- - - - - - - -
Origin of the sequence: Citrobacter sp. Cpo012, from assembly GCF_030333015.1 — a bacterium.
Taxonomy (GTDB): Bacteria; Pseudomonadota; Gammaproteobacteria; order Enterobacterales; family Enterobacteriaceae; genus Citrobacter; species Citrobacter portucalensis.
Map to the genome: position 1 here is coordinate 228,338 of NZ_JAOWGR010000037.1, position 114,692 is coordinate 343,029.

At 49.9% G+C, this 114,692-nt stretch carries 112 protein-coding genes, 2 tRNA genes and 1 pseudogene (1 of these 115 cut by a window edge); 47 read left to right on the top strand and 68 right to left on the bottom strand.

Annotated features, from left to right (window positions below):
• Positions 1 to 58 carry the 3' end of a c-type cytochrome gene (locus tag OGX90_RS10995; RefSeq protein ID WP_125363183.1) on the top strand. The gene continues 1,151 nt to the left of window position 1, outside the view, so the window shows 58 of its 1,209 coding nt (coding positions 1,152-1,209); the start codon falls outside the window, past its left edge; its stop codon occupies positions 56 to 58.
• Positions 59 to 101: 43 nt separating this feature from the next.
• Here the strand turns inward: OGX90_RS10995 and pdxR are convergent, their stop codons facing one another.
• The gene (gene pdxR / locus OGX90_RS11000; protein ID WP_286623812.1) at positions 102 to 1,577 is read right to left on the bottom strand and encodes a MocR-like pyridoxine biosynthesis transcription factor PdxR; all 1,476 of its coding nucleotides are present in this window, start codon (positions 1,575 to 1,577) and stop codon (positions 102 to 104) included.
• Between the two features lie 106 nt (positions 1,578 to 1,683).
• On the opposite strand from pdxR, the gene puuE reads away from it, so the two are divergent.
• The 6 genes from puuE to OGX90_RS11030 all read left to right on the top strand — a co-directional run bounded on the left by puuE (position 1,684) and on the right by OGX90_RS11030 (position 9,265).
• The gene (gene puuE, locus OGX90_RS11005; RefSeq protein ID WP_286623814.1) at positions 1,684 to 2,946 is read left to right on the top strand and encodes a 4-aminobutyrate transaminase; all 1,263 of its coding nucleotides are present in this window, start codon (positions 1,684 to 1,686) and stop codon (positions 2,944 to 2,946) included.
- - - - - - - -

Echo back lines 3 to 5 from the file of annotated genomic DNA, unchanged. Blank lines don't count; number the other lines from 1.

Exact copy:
Map to the genome: position 1 here is coordinate 228,338 of NZ_JAOWGR010000037.1, position 114,692 is coordinate 343,029.

At 49.9% G+C, this 114,692-nt stretch carries 112 protein-coding genes, 2 tRNA genes and 1 pseudogene (1 of these 115 cut by a window edge); 47 read left to right on the top strand and 68 right to left on the bottom strand.

Annotated features, from left to right (window positions below):